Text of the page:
By Stephanie Guerra
DESCRIPTION FROM THE BOOK JACKET: M.T. is undocumented. But she keeps that a secret. As a straight-A student with a budding romance and loyal best friend, M.T.’s life seems as apple-pie American as her blondish hair and pale skin. But she hides two facts to the contrary: her full name of Monserrat Thalia and her status as an undocumented immigrant.
But it’s getting harder to hide now that M.T.’s a senior. Her school’s National Honor Society wants her to plan their trip abroad, her best friend won’t stop bugging her to get her driver’s license, and all everyone talks about is where they want to go to college. M.T. is pretty sure she can’t go to college, and with high school ending and her family life unraveling, she’s staring down a future that just seems
In the end, M.T. will need to trust herself and others to stake a claim in the life that she wants
Told in M.T.’s darkly funny voice and full of nuanced characters, The Secret Side of Empty is a poignant but unsentimental look at what it’s like to live as an “illegal” immigrant, how we’re shaped by the secrets we keep, and how the human spirit ultimately always triumphs.
MY TWO CENTS: This is an ambitious book, taking on a range of powerful topics including immigration, domestic abuse, and suicide. Maria Andreu approaches her themes head on and unflinchingly. Her writing is raw and honest, and as a result, the book engages at a deeper level than the average YA.
Monserrat Thalia, or M. T., is a conflicted, loveable character and a convincing portrait of a teen struggling with the challenges of “illegal” immigrant status. M. T. is from Argentina, but her desire for rootedness, her grief, and her uneasy relationship with America and Americans all speak to common threads experienced by immigrants from many cultures. As M. T. approaches high school graduation, the differences between her situation and that of her friends emerge in stark contrast: because of her undocumented status, she has no possibility of a degree, and no chance for a job and the trappings of a “successful” life. Meanwhile, her friends are college and career bound.
As M. T. grows increasingly bleak about her dead-end future, even contemplating suicide, her father enters his own spiral of immigration-related frustration, inadequacy, and violence. The book raises provocative questions: When does disciplinary hitting cross a line into abuse? How frequently or severely must violent episodes occur to justify a call for help? What are the products of intersecting adult insecurity, fear of deportation, cultural background, and violence?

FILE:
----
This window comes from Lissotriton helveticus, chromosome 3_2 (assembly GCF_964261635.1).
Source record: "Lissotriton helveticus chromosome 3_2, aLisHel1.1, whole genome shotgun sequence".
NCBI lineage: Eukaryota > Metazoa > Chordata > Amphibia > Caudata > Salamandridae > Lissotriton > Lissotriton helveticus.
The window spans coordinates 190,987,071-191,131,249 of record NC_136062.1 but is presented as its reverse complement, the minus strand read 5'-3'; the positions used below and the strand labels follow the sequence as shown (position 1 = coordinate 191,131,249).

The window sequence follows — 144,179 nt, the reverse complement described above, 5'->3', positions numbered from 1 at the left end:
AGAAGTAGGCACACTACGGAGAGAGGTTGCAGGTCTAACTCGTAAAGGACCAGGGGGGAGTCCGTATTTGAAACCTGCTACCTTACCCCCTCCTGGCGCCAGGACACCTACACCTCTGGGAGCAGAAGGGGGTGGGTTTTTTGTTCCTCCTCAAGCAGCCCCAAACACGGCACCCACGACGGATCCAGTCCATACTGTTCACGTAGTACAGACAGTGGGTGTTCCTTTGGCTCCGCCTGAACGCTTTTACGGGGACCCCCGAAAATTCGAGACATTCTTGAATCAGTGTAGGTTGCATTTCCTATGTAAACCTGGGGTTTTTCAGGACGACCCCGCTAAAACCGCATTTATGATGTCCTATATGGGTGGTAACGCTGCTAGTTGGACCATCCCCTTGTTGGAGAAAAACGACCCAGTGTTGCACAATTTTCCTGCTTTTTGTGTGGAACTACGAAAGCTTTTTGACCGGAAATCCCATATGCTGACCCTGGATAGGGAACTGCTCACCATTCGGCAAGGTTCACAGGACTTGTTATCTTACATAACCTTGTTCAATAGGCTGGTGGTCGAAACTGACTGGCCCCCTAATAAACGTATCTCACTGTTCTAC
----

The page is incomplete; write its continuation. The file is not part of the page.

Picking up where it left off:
I applaud Maria Andreu for taking a courageous look at all these questions through a snapshot of M. T.’s senior year. Andreu’s writing is clean and accessible with sharp-edged wit and darkly ironic undertones sure to appeal to teen readers. Characterizations are strong, with a special flair for finely drawn secondary characters. Best of all, no easy answers are offered. This book calls for thoughtful discussion, and is ideal for illuminating and humanizing an experience that many readers understand only through media coverage and political debate.
AUTHOR: Maria E. Andreu is the author of the novel The Secret Side of Empty, the story of a teen girl who is American in every way but one: on paper. She was brought to the U.S. as a baby and is now undocumented in the eyes of the law. The author draws on her own experiences as an undocumented teen to give a glimpse into the fear, frustration and, ultimately, the strength that comes from being “illegal” in your own home.
Now a citizen thanks to legislation in the 1980s, Maria resides in a New York City suburb with all her “two’s”: her two children, two dogs and two cats. She speaks on the subject of immigration and its effect on individuals, especially children. When not writing or speaking, you can find her babying her iris garden and reading post apocalyptic fiction. You can also find her on Facebook and Twitter.